Planning is key for AI to support India’s growth

Source:Global Times Published: 2018/1/24 23:43:40

Illustration: Peter C. Espina/GT


With the rise of venture capital activity in India in recent years, money, projects and products from China's science and technology sectors have started to flow into India in large quantities. India is also vigorously developing its cloud computing, fifth-generation (5G) telecoms network, artificial intelligence (AI) and other emerging projects.

The popular concept of AI has a common source in both countries. A user-oriented market makes the AI industry infrastructures of China and India quite similar. For example, AI-enabled mobile internet products, which are very popular in China, are also widely welcomed in India.

In terms of e-commerce, Indian giants like Flipkart and ShopClues have begun to use machine learning technology to record user preferences and generate personalized recommendations, just like their Chinese counterparts Taobao and JD.com. Another example is mobile payments, which are hot in both countries.

Interestingly, some media reports have said that Indian entrepreneurs face a major dilemma that is making them hesitate to move into AI. The same is true of Chinese entrepreneurs.

For instance, a number of Indian entrepreneurs have said that although AI is wonderful, the technology threshold is too high for most people. Also, traditional technology giants are greatly influential on smaller companies in India. China has domestic giants like Baidu, Alibaba and Tencent, while India has Google, Facebook and other multinationals, as well as some domestic giants.

These big companies snap up high-quality AI projects and often launch similar products of their own, causing problems for start-ups. In addition, the lack of talent seems to be the root cause of all obstacles in India.

Numerous experts believe that if India can achieve a breakthrough in AI, the traditional IT outsourcing industry that has declined in the mobile internet era may help. Boosting AI development by the IT outsourcing industry may also avoid letting multinational technology giants corner the AI market in India.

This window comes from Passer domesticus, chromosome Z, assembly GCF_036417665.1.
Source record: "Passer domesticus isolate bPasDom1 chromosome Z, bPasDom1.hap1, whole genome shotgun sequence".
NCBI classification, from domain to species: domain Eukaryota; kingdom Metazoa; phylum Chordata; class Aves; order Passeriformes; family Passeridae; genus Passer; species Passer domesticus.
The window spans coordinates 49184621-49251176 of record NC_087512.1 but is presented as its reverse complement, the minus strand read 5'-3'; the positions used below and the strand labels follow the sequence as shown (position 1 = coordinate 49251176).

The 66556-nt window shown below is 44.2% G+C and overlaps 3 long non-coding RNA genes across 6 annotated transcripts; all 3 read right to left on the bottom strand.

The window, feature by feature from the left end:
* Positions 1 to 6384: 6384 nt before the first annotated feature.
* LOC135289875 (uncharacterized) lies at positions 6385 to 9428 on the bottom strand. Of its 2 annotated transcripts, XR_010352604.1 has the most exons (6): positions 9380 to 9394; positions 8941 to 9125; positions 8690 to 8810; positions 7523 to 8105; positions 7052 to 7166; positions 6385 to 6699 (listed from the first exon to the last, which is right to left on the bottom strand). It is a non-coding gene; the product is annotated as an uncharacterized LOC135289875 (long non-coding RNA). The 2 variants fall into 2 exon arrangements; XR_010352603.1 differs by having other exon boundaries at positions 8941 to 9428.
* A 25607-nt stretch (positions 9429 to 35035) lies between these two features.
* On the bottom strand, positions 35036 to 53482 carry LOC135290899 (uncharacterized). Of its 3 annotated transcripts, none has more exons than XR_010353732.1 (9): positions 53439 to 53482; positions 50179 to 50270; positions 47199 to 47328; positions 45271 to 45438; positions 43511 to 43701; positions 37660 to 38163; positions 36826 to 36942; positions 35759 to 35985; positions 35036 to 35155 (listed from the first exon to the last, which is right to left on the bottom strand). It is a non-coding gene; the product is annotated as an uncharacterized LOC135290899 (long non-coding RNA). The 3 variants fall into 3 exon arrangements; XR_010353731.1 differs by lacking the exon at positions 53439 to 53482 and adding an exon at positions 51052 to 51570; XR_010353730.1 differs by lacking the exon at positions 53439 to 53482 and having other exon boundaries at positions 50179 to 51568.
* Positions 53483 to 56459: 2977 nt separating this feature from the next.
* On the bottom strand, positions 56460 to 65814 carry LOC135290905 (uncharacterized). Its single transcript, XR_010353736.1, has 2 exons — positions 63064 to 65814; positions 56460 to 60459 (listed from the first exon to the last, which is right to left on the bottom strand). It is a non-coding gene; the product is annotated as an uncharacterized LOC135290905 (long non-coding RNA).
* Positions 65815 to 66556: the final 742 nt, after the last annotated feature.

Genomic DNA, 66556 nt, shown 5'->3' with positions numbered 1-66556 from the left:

By understanding these favorable conditions, IT outsourcing giants have begun to move. Tata Consultancy Services, for example, deployed the country's first Internet of Things (IoT) system. Infosys and Wipro are investing heavily in AI start-ups internationally and providing enterprise customers with AI-based IT business transformation and upgrading services.

These veteran companies with talent, capital and business lines once pushed India onto the highway of technological development. With the arrival of AI, they can do so again. Certainly, AI is not necessarily all good for India. Unlike most tech-savvy countries, the social factors in India put it at risk from AI.

The caste system, the exploding population and the unique geographic environment have kept many people in India from improving their economic situation. They lack knowledge and learning ability, so there are few jobs they can do. In most cases, meager income can only be achieved through a complex social system and bloated administrative structure.

The Indian government has introduced agricultural insurance in recent years. However, underwriting in the harvest season has become a heavy task. To verify land under cultivation by a large number of farmers, the Indian government annually employs millions of temporary workers. But AI can replace this work easily. Farmers just need to upload photos, and AI can complete the underwriting process.

Although AI sounds perfect, such labor substitutions on a broad scale may have a profound social impact. Due to the large population of young and middle-aged people in India and the lack of stable employment, such temporary work shoulders great responsibility for social stability.

After the popularization of AI, IoT and autonomous driving, more and more basic work will become less meaningful. This may not be entirely good news for India. In general, AI is a crucial strategic point for India. IT, biopharmaceuticals and other areas will give India added credit, and its large user base will also provide an incessant stream of imagination. However, the nation's aging infrastructure and huge population will put India's AI drive under a heavy burden.

Given these many contradictions, it's hard to tell whether the future of India is bright or dark. For China, more attention should be paid to what roles China can play in the pathway of India's AI development.

The article was compiled based on a report from Nao Jiti, an online media outlet focused on high technology. bizopinion@globaltimes.com.cn

Posted in: EXPERT ASSESSMENT

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